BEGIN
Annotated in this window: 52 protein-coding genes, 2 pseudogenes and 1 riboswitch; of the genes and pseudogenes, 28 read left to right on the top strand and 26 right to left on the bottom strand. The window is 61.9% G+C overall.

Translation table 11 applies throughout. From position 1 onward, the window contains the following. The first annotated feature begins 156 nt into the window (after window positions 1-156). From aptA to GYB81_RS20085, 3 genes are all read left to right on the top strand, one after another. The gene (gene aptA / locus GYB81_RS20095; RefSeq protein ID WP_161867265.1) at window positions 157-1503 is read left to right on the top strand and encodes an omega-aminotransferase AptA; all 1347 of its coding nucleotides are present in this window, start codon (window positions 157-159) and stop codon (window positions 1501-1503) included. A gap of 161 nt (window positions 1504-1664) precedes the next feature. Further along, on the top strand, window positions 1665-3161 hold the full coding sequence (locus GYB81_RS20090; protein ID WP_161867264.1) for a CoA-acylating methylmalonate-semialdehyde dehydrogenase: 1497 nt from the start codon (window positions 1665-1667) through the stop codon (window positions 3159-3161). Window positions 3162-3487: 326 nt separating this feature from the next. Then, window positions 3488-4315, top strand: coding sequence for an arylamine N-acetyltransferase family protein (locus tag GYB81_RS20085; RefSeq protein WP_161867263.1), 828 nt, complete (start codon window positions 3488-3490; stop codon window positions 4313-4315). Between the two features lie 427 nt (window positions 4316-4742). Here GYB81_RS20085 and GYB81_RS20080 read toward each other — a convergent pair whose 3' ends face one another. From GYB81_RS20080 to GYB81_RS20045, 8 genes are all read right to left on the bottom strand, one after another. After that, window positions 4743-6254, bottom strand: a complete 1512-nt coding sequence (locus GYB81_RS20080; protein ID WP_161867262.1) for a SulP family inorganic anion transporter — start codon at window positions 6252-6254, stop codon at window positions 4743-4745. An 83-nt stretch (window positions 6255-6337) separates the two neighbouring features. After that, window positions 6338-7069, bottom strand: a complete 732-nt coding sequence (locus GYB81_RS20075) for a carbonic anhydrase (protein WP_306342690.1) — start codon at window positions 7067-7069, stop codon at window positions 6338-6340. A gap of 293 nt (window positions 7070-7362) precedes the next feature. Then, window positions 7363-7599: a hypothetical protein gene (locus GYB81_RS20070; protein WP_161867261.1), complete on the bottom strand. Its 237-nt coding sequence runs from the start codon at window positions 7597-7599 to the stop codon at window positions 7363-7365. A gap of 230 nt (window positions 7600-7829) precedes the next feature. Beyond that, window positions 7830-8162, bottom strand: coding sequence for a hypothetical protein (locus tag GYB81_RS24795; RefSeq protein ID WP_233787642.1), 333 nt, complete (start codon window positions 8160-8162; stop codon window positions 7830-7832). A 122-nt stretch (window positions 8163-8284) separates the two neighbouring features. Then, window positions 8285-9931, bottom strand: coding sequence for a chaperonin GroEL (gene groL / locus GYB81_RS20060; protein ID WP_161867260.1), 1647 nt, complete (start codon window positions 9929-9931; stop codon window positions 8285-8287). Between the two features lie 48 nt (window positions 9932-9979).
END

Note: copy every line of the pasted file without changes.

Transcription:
Annotated in this window: 52 protein-coding genes, 2 pseudogenes and 1 riboswitch; of the genes and pseudogenes, 28 read left to right on the top strand and 26 right to left on the bottom strand. The window is 61.9% G+C overall.

Translation table 11 applies throughout. From position 1 onward, the window contains the following. The first annotated feature begins 156 nt into the window (after window positions 1-156). From aptA to GYB81_RS20085, 3 genes are all read left to right on the top strand, one after another. The gene (gene aptA / locus GYB81_RS20095; RefSeq protein ID WP_161867265.1) at window positions 157-1503 is read left to right on the top strand and encodes an omega-aminotransferase AptA; all 1347 of its coding nucleotides are present in this window, start codon (window positions 157-159) and stop codon (window positions 1501-1503) included. A gap of 161 nt (window positions 1504-1664) precedes the next feature. Further along, on the top strand, window positions 1665-3161 hold the full coding sequence (locus GYB81_RS20090; protein ID WP_161867264.1) for a CoA-acylating methylmalonate-semialdehyde dehydrogenase: 1497 nt from the start codon (window positions 1665-1667) through the stop codon (window positions 3159-3161). Window positions 3162-3487: 326 nt separating this feature from the next. Then, window positions 3488-4315, top strand: coding sequence for an arylamine N-acetyltransferase family protein (locus tag GYB81_RS20085; RefSeq protein WP_161867263.1), 828 nt, complete (start codon window positions 3488-3490; stop codon window positions 4313-4315). Between the two features lie 427 nt (window positions 4316-4742). Here GYB81_RS20085 and GYB81_RS20080 read toward each other — a convergent pair whose 3' ends face one another. From GYB81_RS20080 to GYB81_RS20045, 8 genes are all read right to left on the bottom strand, one after another. After that, window positions 4743-6254, bottom strand: a complete 1512-nt coding sequence (locus GYB81_RS20080; protein ID WP_161867262.1) for a SulP family inorganic anion transporter — start codon at window positions 6252-6254, stop codon at window positions 4743-4745. An 83-nt stretch (window positions 6255-6337) separates the two neighbouring features. After that, window positions 6338-7069, bottom strand: a complete 732-nt coding sequence (locus GYB81_RS20075) for a carbonic anhydrase (protein WP_306342690.1) — start codon at window positions 7067-7069, stop codon at window positions 6338-6340. A gap of 293 nt (window positions 7070-7362) precedes the next feature. Then, window positions 7363-7599: a hypothetical protein gene (locus GYB81_RS20070; protein WP_161867261.1), complete on the bottom strand. Its 237-nt coding sequence runs from the start codon at window positions 7597-7599 to the stop codon at window positions 7363-7365. A gap of 230 nt (window positions 7600-7829) precedes the next feature. Beyond that, window positions 7830-8162, bottom strand: coding sequence for a hypothetical protein (locus tag GYB81_RS24795; RefSeq protein ID WP_233787642.1), 333 nt, complete (start codon window positions 8160-8162; stop codon window positions 7830-7832). A 122-nt stretch (window positions 8163-8284) separates the two neighbouring features. Then, window positions 8285-9931, bottom strand: coding sequence for a chaperonin GroEL (gene groL / locus GYB81_RS20060; protein ID WP_161867260.1), 1647 nt, complete (start codon window positions 9929-9931; stop codon window positions 8285-8287). Between the two features lie 48 nt (window positions 9932-9979).